…Commence shutting down of erring filling stations
The Nigerian Midstream and Downstream Regulatory Authority (NMDPRA) has threatened to revoke the licenses of some corrupt petrol marketers, even as it commences shutting down of stations engaging in unscrupulous practices with sales of petroleum products.
The chief executive officer of NMDPRA, Mr. Farouk Ahmed, who issued the threat in Abuja, said with the information at its disposal, action is being taking.
“The first action we took a couple of days ago was to shut down some of the depots where they have products. A lot of them have breached that trust or regulatory requirement, but we’ll have to start from somewhere. So we shut down about seven depots in Lagos and other parts.”
According to him, some unscrupulous elements among oil marketers have capitalized on the current precarious situation in the downstream sector to tinker with their meters and engage in all kinds of corruption in and out of the depots.
According to him, as at last weekend, Nigeria still had at least 30-day sufficiency, pointing out that the global crisis caused by the Russian and Ukrainian war in addition to the fluctuation in the value of the naira had affected business in the sector.
The NMDPRA boss noted that several meetings had been held with petrol marketing companies, independent marketers, transporters, the suppliers-the Nigerian National Petroleum Company Limited (NNPC) as well as other stakeholders to see how the situation can be addressed.
“Now, the market is not deregulated. So, we are still in a regulated environment as far as petrol is concerned,” Ahmed added.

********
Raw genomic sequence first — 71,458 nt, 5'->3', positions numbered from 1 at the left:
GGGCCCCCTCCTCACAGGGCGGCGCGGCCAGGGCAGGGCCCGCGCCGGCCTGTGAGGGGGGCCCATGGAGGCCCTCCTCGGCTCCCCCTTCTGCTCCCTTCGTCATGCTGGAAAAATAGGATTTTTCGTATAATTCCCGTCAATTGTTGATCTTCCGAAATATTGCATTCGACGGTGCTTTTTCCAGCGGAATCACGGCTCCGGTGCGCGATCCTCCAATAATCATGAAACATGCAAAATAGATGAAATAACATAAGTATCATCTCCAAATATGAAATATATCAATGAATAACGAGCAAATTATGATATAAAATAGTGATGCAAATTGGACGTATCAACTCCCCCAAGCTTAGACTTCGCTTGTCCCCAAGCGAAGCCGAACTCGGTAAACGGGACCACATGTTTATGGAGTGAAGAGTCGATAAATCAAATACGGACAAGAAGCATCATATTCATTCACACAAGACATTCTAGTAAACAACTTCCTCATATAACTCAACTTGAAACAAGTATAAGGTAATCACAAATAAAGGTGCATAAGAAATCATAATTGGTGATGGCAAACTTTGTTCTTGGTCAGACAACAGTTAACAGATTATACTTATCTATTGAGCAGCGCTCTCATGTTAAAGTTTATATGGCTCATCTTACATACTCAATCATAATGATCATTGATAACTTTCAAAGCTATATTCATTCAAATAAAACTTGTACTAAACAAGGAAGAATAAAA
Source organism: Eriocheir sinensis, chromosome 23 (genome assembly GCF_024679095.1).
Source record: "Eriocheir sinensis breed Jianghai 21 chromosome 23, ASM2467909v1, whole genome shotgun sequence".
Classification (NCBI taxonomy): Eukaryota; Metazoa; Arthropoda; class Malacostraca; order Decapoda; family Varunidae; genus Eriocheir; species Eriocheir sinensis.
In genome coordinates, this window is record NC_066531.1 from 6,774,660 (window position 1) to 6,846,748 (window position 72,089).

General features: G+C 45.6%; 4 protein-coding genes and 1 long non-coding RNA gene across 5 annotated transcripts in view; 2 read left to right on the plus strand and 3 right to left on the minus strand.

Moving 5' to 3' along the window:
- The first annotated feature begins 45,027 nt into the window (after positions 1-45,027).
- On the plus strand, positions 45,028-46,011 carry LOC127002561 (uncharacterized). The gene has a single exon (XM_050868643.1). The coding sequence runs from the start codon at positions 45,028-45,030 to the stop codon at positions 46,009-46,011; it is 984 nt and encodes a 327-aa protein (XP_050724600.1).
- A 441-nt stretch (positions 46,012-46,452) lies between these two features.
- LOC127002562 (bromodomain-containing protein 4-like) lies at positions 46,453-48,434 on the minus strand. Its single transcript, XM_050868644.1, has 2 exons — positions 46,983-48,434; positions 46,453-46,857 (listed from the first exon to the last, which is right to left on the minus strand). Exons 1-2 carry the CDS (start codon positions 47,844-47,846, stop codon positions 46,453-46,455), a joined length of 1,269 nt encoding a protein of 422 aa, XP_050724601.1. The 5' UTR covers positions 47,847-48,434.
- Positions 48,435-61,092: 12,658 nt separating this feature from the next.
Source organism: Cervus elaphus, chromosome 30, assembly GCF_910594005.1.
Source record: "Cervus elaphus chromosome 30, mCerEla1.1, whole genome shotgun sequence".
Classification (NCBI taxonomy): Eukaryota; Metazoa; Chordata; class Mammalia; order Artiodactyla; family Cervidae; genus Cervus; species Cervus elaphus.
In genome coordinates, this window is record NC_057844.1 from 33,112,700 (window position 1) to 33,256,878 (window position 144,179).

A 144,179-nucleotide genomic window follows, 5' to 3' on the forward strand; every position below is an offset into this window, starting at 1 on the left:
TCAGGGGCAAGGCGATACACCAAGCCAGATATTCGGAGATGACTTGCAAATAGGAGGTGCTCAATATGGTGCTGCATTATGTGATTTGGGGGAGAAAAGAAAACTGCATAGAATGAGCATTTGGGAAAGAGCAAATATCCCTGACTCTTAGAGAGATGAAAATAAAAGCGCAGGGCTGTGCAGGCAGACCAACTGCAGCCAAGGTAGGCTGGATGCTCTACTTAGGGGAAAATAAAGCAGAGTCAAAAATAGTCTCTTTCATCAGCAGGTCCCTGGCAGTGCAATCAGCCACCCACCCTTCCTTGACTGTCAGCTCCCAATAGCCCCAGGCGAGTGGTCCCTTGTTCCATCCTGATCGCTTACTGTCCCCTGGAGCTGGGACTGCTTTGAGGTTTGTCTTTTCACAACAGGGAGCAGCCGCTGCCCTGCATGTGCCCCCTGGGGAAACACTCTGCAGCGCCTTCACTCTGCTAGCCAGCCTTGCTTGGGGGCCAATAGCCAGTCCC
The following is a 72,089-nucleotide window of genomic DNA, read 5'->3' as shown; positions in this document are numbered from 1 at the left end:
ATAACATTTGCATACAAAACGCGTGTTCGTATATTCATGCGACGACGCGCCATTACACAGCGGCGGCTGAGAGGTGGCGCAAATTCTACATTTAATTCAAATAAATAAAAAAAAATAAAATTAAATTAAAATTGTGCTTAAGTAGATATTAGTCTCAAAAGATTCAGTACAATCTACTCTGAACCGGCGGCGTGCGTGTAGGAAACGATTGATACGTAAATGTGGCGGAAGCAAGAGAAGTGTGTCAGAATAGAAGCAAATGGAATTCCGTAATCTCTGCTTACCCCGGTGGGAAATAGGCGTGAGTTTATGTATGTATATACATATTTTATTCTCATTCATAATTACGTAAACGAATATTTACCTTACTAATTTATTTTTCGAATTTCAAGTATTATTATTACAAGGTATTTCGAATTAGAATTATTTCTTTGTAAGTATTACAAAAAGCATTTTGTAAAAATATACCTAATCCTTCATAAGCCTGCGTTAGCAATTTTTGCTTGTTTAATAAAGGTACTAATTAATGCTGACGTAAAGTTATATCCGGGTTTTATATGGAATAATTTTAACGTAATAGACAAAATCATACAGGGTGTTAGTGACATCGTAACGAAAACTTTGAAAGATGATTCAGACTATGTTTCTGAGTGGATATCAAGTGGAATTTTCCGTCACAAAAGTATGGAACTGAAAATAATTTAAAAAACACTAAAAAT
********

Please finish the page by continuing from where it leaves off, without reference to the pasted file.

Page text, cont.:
He informed that President Muhammadu Buhari had approved an additional N10 for transporters to cover the transportation costs as a result of the high costs of diesel which he said is the main source of transporting other products within the country.
He explained further that one of the constraints within the distribution system had been the increase in the bunkers’ freight rate from between $16,000 to $19,000 per day to about $35,000 to $40,000 per day within Lagos and even more to Calabar.
“We sat down with the marketing companies and agreed to give them some palliatives through the NNPC, as well as through our regulatory control areas. But the market has continued to increase the cost of ex-depot prices.
“It has gone beyond expectation and reason. And Nigerians have been suffering due to that because when you talk to a retail outlet owner, he will say this is how much he bought it from the depot owner. But NNPC Limited is the sole importer. And they sell these products to the marketing companies within acceptable import parity pricing benchmarks.
“So, even with the additional cost of transportation, by trucking or by sea, the acceleration or the increase in the ex-depot price was completely outrageous,” Ahmed explained.
He stressed that as a responsive regulator, NMDPRA is concerned about the yearnings and sufferings of Nigerians who have no voices and had therefore decided to take action, not necessarily to destabilize the market but to strengthen it.
“We had intelligence from other relevant law enforcement agents, in addition to the intelligence information we had within our own system, so we corroborated all the information that we gathered,” he said